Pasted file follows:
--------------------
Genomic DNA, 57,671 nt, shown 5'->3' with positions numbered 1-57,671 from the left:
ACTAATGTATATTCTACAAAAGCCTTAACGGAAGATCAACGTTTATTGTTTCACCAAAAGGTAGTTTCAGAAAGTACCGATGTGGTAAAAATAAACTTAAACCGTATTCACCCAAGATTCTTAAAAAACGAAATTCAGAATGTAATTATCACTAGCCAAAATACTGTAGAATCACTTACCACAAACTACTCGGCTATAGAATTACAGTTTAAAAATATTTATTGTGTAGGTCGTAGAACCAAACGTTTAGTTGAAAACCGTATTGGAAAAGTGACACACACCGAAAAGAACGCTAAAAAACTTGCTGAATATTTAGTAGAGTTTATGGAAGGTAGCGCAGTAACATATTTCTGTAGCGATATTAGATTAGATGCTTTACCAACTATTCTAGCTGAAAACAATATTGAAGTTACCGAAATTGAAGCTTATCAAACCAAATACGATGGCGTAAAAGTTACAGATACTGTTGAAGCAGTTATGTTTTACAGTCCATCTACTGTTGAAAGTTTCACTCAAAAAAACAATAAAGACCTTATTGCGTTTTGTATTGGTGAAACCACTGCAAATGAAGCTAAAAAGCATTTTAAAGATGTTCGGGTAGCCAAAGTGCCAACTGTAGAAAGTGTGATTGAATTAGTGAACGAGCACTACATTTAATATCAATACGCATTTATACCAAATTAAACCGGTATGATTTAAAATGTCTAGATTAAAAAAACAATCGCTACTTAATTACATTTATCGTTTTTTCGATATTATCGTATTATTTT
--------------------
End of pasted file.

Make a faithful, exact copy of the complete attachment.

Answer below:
Genomic DNA, 57,671 nt, shown 5'->3' with positions numbered 1-57,671 from the left:
ACTAATGTATATTCTACAAAAGCCTTAACGGAAGATCAACGTTTATTGTTTCACCAAAAGGTAGTTTCAGAAAGTACCGATGTGGTAAAAATAAACTTAAACCGTATTCACCCAAGATTCTTAAAAAACGAAATTCAGAATGTAATTATCACTAGCCAAAATACTGTAGAATCACTTACCACAAACTACTCGGCTATAGAATTACAGTTTAAAAATATTTATTGTGTAGGTCGTAGAACCAAACGTTTAGTTGAAAACCGTATTGGAAAAGTGACACACACCGAAAAGAACGCTAAAAAACTTGCTGAATATTTAGTAGAGTTTATGGAAGGTAGCGCAGTAACATATTTCTGTAGCGATATTAGATTAGATGCTTTACCAACTATTCTAGCTGAAAACAATATTGAAGTTACCGAAATTGAAGCTTATCAAACCAAATACGATGGCGTAAAAGTTACAGATACTGTTGAAGCAGTTATGTTTTACAGTCCATCTACTGTTGAAAGTTTCACTCAAAAAAACAATAAAGACCTTATTGCGTTTTGTATTGGTGAAACCACTGCAAATGAAGCTAAAAAGCATTTTAAAGATGTTCGGGTAGCCAAAGTGCCAACTGTAGAAAGTGTGATTGAATTAGTGAACGAGCACTACATTTAATATCAATACGCATTTATACCAAATTAAACCGGTATGATTTAAAATGTCTAGATTAAAAAAACAATCGCTACTTAATTACATTTATCGTTTTTTCGATATTATCGTATTATTTT